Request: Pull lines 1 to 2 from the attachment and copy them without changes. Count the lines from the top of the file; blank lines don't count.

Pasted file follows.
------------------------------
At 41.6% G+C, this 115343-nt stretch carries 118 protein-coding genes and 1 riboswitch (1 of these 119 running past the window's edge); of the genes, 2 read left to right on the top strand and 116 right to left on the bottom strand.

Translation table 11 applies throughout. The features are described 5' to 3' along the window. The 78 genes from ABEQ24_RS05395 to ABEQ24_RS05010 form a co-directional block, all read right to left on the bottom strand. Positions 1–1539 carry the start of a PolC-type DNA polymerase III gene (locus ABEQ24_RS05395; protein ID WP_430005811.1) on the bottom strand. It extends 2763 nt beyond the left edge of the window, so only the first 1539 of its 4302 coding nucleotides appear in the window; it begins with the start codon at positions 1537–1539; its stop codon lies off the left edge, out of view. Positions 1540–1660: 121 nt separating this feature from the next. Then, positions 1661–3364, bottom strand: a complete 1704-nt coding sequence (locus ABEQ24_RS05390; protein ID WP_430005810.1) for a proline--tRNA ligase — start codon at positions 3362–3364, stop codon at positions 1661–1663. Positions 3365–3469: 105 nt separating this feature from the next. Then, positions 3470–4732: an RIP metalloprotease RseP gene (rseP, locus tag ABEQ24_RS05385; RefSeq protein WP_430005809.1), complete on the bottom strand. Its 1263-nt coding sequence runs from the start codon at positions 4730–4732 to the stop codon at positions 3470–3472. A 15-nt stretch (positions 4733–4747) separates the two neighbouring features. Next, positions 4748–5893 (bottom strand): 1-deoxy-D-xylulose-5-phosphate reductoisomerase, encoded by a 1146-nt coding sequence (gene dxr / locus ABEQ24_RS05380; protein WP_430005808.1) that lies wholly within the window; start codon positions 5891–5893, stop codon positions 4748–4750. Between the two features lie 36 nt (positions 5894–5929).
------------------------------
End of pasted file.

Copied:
At 41.6% G+C, this 115343-nt stretch carries 118 protein-coding genes and 1 riboswitch (1 of these 119 running past the window's edge); of the genes, 2 read left to right on the top strand and 116 right to left on the bottom strand.

Translation table 11 applies throughout. The features are described 5' to 3' along the window. The 78 genes from ABEQ24_RS05395 to ABEQ24_RS05010 form a co-directional block, all read right to left on the bottom strand. Positions 1–1539 carry the start of a PolC-type DNA polymerase III gene (locus ABEQ24_RS05395; protein ID WP_430005811.1) on the bottom strand. It extends 2763 nt beyond the left edge of the window, so only the first 1539 of its 4302 coding nucleotides appear in the window; it begins with the start codon at positions 1537–1539; its stop codon lies off the left edge, out of view. Positions 1540–1660: 121 nt separating this feature from the next. Then, positions 1661–3364, bottom strand: a complete 1704-nt coding sequence (locus ABEQ24_RS05390; protein ID WP_430005810.1) for a proline--tRNA ligase — start codon at positions 3362–3364, stop codon at positions 1661–1663. Positions 3365–3469: 105 nt separating this feature from the next. Then, positions 3470–4732: an RIP metalloprotease RseP gene (rseP, locus tag ABEQ24_RS05385; RefSeq protein WP_430005809.1), complete on the bottom strand. Its 1263-nt coding sequence runs from the start codon at positions 4730–4732 to the stop codon at positions 3470–3472. A 15-nt stretch (positions 4733–4747) separates the two neighbouring features. Next, positions 4748–5893 (bottom strand): 1-deoxy-D-xylulose-5-phosphate reductoisomerase, encoded by a 1146-nt coding sequence (gene dxr / locus ABEQ24_RS05380; protein WP_430005808.1) that lies wholly within the window; start codon positions 5891–5893, stop codon positions 4748–4750. Between the two features lie 36 nt (positions 5894–5929).